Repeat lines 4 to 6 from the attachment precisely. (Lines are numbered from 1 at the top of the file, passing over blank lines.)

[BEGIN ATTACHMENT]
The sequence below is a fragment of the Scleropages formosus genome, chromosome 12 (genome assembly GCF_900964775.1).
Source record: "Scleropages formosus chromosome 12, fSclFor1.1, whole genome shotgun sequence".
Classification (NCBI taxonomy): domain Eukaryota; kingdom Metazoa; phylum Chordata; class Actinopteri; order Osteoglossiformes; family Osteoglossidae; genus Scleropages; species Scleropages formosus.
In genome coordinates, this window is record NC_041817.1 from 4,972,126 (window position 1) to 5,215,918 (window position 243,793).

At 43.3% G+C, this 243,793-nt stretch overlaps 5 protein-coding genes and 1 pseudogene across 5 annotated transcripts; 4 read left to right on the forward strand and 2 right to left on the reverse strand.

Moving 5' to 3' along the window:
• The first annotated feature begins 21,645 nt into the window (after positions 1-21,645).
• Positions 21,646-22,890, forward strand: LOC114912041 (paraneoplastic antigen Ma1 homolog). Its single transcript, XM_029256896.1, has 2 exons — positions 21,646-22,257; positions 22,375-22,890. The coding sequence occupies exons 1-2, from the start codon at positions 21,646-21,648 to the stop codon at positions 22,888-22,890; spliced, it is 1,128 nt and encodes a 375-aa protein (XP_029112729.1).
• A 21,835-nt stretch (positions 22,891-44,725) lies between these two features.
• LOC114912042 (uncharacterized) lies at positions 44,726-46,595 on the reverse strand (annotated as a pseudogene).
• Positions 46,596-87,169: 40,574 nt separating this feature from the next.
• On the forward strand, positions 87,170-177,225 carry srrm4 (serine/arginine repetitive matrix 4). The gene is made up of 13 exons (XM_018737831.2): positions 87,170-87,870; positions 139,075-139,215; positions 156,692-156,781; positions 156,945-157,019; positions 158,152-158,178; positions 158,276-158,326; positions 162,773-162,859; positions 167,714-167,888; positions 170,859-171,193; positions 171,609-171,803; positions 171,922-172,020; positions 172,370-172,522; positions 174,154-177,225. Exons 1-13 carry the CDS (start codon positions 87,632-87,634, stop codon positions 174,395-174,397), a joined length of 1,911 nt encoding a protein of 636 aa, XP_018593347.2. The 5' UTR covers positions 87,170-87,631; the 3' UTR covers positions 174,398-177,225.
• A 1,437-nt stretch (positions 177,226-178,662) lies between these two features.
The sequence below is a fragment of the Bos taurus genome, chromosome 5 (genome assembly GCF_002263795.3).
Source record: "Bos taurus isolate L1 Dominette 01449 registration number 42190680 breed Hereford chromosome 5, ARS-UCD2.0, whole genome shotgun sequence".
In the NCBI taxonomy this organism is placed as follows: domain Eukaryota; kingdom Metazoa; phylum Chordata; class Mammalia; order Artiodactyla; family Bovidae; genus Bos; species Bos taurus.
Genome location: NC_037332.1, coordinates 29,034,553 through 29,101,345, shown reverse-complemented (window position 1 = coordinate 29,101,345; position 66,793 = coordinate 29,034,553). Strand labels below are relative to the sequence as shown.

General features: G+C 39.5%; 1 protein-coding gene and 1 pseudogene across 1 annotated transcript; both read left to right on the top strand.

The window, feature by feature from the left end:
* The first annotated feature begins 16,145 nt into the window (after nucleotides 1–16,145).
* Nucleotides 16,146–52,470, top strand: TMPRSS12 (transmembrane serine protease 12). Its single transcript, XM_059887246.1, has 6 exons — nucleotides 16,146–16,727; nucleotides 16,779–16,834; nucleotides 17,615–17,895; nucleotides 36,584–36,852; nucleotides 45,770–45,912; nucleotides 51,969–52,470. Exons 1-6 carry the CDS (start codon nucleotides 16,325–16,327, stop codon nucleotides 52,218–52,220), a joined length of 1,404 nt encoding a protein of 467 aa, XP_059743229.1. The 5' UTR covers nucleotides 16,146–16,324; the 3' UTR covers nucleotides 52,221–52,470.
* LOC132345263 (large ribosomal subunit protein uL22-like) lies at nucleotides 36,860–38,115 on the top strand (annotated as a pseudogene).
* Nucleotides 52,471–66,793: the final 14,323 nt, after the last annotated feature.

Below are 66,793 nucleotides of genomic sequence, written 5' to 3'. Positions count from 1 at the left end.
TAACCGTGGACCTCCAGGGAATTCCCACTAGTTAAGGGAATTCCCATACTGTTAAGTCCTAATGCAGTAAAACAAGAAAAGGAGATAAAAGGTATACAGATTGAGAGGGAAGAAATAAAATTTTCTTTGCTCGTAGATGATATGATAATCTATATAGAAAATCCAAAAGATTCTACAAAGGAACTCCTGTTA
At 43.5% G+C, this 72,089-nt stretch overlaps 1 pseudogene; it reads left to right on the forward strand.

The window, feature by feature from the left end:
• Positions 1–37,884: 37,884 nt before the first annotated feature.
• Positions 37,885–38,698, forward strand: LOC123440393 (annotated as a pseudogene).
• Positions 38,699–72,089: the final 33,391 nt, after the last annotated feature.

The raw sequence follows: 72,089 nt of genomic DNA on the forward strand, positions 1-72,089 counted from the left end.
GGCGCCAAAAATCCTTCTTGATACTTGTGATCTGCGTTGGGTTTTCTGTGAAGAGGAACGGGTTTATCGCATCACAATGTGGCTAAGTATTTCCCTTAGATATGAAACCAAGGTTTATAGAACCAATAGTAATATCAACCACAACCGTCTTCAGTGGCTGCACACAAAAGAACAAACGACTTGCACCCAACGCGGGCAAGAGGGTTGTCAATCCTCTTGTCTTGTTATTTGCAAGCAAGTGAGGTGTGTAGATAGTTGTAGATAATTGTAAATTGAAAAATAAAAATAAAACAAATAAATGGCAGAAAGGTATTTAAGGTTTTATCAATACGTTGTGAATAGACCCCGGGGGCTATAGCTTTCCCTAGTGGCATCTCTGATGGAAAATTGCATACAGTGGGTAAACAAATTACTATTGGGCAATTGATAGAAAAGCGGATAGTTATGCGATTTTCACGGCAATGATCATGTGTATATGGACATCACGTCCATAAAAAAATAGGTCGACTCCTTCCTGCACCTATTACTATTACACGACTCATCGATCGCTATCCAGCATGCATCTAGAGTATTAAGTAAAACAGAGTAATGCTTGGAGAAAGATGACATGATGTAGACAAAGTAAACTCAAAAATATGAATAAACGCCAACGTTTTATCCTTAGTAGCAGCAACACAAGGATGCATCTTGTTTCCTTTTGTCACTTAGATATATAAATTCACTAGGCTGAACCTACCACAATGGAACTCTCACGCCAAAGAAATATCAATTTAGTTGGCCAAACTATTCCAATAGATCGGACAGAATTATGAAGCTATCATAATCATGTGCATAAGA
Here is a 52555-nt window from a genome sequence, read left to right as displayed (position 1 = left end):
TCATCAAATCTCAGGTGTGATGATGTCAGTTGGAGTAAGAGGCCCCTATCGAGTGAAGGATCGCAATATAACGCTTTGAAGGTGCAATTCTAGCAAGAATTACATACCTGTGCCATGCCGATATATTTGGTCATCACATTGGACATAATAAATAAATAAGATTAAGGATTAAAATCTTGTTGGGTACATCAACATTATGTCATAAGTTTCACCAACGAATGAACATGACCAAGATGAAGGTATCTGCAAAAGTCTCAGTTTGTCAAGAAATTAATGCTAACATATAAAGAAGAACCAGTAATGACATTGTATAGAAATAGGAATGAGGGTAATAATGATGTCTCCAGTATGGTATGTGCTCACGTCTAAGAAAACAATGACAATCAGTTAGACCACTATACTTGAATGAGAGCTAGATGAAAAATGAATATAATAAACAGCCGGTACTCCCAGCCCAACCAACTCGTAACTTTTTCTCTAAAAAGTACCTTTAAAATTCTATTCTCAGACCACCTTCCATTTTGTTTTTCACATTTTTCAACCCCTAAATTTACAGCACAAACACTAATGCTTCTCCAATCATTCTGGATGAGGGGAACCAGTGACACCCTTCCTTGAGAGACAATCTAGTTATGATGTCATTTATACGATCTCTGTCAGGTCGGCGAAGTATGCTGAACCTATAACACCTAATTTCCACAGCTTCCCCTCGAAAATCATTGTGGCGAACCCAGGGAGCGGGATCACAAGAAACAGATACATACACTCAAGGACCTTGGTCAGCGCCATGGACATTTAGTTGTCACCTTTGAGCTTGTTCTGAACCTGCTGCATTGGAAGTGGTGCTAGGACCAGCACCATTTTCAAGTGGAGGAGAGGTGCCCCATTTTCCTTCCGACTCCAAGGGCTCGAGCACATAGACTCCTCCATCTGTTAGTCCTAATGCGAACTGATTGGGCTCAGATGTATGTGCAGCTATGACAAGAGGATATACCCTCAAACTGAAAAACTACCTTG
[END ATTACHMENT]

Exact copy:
In genome coordinates, this window is record NC_041817.1 from 4,972,126 (window position 1) to 5,215,918 (window position 243,793).

At 43.3% G+C, this 243,793-nt stretch overlaps 5 protein-coding genes and 1 pseudogene across 5 annotated transcripts; 4 read left to right on the forward strand and 2 right to left on the reverse strand.

Moving 5' to 3' along the window: